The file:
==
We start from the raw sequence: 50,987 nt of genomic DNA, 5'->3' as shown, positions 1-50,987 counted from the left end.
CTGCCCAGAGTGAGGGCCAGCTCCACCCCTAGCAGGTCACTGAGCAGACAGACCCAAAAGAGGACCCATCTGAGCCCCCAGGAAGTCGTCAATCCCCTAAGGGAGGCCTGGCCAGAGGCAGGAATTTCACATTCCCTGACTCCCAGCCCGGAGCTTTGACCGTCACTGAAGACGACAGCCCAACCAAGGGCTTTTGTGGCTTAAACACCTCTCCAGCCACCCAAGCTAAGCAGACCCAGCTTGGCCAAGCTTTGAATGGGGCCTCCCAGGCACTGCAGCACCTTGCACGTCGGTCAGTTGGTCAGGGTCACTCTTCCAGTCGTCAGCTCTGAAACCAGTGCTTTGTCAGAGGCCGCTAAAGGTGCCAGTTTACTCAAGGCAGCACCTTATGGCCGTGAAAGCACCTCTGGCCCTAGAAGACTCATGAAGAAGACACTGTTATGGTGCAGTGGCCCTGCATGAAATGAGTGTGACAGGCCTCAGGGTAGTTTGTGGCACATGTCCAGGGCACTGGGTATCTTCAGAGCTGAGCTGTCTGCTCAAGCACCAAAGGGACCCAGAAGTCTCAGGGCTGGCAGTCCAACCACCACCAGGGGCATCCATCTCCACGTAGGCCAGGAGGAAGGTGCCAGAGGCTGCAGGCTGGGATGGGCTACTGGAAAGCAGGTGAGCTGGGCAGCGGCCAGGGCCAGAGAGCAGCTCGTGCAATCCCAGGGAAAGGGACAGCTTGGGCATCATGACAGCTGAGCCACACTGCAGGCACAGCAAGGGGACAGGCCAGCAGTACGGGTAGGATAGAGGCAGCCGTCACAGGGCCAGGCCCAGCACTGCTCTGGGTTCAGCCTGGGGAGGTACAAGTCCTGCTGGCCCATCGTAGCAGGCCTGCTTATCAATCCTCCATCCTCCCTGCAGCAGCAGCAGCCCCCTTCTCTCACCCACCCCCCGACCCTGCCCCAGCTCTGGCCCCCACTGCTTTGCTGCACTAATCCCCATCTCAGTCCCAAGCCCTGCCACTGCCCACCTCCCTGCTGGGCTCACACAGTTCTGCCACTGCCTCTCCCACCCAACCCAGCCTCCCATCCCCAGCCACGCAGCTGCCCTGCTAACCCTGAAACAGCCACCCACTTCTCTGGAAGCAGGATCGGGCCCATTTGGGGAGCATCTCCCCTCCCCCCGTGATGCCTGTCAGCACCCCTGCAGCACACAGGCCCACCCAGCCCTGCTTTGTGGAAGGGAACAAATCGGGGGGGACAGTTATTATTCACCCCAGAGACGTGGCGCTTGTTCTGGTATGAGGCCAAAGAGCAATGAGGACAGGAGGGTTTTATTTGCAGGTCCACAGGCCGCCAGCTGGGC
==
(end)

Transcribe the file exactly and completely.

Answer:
We start from the raw sequence: 50,987 nt of genomic DNA, 5'->3' as shown, positions 1-50,987 counted from the left end.
CTGCCCAGAGTGAGGGCCAGCTCCACCCCTAGCAGGTCACTGAGCAGACAGACCCAAAAGAGGACCCATCTGAGCCCCCAGGAAGTCGTCAATCCCCTAAGGGAGGCCTGGCCAGAGGCAGGAATTTCACATTCCCTGACTCCCAGCCCGGAGCTTTGACCGTCACTGAAGACGACAGCCCAACCAAGGGCTTTTGTGGCTTAAACACCTCTCCAGCCACCCAAGCTAAGCAGACCCAGCTTGGCCAAGCTTTGAATGGGGCCTCCCAGGCACTGCAGCACCTTGCACGTCGGTCAGTTGGTCAGGGTCACTCTTCCAGTCGTCAGCTCTGAAACCAGTGCTTTGTCAGAGGCCGCTAAAGGTGCCAGTTTACTCAAGGCAGCACCTTATGGCCGTGAAAGCACCTCTGGCCCTAGAAGACTCATGAAGAAGACACTGTTATGGTGCAGTGGCCCTGCATGAAATGAGTGTGACAGGCCTCAGGGTAGTTTGTGGCACATGTCCAGGGCACTGGGTATCTTCAGAGCTGAGCTGTCTGCTCAAGCACCAAAGGGACCCAGAAGTCTCAGGGCTGGCAGTCCAACCACCACCAGGGGCATCCATCTCCACGTAGGCCAGGAGGAAGGTGCCAGAGGCTGCAGGCTGGGATGGGCTACTGGAAAGCAGGTGAGCTGGGCAGCGGCCAGGGCCAGAGAGCAGCTCGTGCAATCCCAGGGAAAGGGACAGCTTGGGCATCATGACAGCTGAGCCACACTGCAGGCACAGCAAGGGGACAGGCCAGCAGTACGGGTAGGATAGAGGCAGCCGTCACAGGGCCAGGCCCAGCACTGCTCTGGGTTCAGCCTGGGGAGGTACAAGTCCTGCTGGCCCATCGTAGCAGGCCTGCTTATCAATCCTCCATCCTCCCTGCAGCAGCAGCAGCCCCCTTCTCTCACCCACCCCCCGACCCTGCCCCAGCTCTGGCCCCCACTGCTTTGCTGCACTAATCCCCATCTCAGTCCCAAGCCCTGCCACTGCCCACCTCCCTGCTGGGCTCACACAGTTCTGCCACTGCCTCTCCCACCCAACCCAGCCTCCCATCCCCAGCCACGCAGCTGCCCTGCTAACCCTGAAACAGCCACCCACTTCTCTGGAAGCAGGATCGGGCCCATTTGGGGAGCATCTCCCCTCCCCCCGTGATGCCTGTCAGCACCCCTGCAGCACACAGGCCCACCCAGCCCTGCTTTGTGGAAGGGAACAAATCGGGGGGGACAGTTATTATTCACCCCAGAGACGTGGCGCTTGTTCTGGTATGAGGCCAAAGAGCAATGAGGACAGGAGGGTTTTATTTGCAGGTCCACAGGCCGCCAGCTGGGC